I came to the world of Ikawai rather late. I had dipped into the hefty 800 page volume some time back. What I read was very interesting, but thinking that it was basically an encyclopedia about fish, I had not ventured much further than the introductory chapters.
Recently, my interest in the impact of acclimatisation on Maori led me back to the book. What a revelation! Well actually a series of them. Continue reading →
I came across this map in Mick Strack’s essay “Bounding the Land: Cadastral framework on the Taieri” in the recently published “Making Our Place”, and it intrigued me.
It is a map of the South Island, sketched by Edmund Halswell around 1841 from an unidentified Ngai Tahu source. The map shows the South Island so elongated and distorted in shape, that is almost unrecognisable. But is precisely this cartographic inaccuracy which reveals valuable information about how Maori interacted and viewed the land before European colonisation. Continue reading →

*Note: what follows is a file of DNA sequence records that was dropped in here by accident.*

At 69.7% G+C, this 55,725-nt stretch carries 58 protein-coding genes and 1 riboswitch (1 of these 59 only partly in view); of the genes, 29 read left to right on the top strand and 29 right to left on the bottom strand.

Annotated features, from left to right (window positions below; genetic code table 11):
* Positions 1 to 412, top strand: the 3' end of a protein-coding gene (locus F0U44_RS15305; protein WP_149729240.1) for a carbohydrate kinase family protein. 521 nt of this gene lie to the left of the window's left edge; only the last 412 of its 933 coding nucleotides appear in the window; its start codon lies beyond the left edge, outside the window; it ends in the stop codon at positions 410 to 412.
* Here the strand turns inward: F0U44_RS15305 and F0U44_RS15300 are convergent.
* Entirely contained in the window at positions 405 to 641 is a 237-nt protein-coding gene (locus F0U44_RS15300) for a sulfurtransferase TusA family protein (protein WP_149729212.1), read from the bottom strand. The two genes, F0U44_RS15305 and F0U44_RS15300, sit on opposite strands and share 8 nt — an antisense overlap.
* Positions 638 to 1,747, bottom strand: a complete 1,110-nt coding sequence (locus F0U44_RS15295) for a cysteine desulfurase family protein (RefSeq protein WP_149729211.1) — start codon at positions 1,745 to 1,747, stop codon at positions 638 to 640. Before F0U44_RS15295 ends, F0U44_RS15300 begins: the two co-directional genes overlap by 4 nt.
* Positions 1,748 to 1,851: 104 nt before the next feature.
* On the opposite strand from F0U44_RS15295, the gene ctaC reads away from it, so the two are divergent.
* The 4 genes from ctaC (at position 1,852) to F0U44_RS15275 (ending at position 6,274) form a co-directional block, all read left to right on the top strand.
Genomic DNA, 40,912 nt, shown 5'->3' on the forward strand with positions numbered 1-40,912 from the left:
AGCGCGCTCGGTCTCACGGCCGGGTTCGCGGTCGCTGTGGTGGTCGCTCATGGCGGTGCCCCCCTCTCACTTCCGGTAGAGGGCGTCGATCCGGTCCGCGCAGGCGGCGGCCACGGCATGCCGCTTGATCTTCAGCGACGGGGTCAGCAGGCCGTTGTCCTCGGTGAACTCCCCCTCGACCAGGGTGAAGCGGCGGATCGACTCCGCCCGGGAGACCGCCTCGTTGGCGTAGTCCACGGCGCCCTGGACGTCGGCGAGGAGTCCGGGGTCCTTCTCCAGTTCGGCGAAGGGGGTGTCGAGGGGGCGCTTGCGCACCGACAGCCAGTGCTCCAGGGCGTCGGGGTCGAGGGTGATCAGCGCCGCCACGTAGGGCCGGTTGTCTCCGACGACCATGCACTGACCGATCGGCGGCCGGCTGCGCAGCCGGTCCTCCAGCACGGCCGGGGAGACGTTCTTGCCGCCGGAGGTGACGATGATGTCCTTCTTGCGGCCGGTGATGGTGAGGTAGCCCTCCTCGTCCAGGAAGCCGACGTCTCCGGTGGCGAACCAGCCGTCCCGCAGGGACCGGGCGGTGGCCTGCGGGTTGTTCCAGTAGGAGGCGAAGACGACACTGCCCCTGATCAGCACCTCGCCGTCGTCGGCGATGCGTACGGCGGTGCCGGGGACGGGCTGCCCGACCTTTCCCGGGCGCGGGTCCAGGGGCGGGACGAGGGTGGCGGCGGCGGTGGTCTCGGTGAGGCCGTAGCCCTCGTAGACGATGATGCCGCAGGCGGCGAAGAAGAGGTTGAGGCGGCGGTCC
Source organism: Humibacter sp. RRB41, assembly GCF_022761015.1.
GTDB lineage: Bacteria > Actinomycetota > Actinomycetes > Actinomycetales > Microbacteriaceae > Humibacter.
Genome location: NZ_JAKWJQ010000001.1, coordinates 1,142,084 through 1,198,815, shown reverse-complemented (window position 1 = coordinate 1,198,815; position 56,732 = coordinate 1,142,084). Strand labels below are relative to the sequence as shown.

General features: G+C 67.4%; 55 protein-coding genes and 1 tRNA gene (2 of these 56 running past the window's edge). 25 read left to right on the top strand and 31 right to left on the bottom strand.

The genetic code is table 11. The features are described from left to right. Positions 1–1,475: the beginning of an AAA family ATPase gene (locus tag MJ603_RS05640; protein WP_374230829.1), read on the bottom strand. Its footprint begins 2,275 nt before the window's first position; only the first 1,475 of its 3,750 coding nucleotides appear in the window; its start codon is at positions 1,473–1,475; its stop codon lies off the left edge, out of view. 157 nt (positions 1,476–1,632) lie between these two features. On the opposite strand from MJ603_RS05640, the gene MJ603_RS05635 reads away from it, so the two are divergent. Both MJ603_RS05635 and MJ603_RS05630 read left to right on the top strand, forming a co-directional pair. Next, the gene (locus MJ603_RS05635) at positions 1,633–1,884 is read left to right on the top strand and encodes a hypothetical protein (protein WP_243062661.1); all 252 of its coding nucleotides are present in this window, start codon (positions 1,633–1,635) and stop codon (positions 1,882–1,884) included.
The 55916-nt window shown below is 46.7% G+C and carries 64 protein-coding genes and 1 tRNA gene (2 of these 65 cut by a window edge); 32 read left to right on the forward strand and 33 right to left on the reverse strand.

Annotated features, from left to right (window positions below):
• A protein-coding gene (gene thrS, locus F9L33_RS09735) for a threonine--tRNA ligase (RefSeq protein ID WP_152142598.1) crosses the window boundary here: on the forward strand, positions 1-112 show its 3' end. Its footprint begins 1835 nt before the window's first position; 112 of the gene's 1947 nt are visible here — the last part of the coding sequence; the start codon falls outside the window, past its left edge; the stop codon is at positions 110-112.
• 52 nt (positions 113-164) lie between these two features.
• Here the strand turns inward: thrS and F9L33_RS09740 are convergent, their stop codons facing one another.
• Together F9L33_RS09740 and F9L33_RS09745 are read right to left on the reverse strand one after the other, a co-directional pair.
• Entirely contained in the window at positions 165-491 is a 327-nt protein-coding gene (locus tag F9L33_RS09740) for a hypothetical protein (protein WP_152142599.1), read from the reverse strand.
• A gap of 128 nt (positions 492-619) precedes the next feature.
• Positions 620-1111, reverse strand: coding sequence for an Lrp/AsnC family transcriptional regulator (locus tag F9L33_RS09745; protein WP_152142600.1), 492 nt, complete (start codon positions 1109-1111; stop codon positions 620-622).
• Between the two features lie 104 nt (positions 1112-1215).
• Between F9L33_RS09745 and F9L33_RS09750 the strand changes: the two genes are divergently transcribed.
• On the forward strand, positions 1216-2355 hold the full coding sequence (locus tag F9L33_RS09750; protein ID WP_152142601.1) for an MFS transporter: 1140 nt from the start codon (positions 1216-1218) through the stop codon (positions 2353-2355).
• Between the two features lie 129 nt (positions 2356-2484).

When Europeans began arriving in the Canterbury region in the early 1800s, most of the swamp forest – dominated by matai, totara and kahikatea (white pine) – that covered much of the Canterbury Plains in previous centuries was gone. It is thought that it had been destroyed by a great fire that swept across the plains during the moa hunter period, leaving only a scattered bush remnants. Continue reading →